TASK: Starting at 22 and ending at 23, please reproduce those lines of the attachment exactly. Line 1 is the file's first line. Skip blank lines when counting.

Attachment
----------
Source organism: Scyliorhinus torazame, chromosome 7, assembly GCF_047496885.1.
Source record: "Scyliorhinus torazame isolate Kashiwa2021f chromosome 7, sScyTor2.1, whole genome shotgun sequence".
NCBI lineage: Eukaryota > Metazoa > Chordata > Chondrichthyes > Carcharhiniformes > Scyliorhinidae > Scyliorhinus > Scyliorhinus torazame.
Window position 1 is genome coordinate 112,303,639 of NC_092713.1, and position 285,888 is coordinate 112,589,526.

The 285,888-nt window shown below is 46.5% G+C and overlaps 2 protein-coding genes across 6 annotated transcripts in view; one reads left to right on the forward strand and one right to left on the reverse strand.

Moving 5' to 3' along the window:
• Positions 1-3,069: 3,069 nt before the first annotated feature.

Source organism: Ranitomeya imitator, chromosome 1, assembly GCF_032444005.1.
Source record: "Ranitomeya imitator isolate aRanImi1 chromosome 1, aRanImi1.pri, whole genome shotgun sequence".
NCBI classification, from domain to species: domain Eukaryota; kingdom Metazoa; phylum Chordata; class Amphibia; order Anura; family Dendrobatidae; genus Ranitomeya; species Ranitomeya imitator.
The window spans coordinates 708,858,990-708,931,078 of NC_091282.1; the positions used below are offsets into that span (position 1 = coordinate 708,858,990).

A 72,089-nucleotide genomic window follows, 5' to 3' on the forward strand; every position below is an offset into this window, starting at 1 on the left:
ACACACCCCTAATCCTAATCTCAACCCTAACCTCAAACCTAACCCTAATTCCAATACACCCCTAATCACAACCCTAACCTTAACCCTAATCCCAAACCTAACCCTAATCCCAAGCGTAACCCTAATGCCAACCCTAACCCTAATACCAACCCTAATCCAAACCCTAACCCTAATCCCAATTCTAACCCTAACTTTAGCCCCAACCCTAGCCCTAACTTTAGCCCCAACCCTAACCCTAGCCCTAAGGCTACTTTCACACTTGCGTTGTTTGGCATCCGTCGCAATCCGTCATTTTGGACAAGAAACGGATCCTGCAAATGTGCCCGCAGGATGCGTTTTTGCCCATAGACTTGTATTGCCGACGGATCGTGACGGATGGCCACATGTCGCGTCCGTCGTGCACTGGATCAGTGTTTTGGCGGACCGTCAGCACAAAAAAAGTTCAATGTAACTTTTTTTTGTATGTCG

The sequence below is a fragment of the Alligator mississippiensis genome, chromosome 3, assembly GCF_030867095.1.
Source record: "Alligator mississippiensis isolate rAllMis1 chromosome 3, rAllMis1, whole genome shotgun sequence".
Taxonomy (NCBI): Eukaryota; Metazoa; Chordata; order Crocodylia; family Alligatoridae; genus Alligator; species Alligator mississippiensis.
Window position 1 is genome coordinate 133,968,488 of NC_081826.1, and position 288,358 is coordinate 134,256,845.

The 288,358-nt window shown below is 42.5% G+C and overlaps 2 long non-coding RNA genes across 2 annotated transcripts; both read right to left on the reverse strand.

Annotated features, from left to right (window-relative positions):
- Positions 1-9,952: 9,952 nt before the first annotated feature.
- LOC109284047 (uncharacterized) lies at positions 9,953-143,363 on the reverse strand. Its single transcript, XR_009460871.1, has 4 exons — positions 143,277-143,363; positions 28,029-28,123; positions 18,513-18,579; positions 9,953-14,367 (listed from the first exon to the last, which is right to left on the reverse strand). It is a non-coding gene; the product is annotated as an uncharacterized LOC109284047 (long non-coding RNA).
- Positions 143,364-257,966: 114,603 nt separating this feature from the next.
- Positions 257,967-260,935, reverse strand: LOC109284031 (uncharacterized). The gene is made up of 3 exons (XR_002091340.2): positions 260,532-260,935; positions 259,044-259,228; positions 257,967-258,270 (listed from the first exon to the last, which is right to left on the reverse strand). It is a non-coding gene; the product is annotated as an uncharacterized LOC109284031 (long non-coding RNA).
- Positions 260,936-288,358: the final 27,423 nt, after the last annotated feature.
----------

- Positions 143,364-257,966: 114,603 nt separating this feature from the next.
- Positions 257,967-260,935, reverse strand: LOC109284031 (uncharacterized). The gene is made up of 3 exons (XR_002091340.2): positions 260,532-260,935; positions 259,044-259,228; positions 257,967-258,270 (listed from the first exon to the last, which is right to left on the reverse strand). It is a non-coding gene; the product is annotated as an uncharacterized LOC109284031 (long non-coding RNA).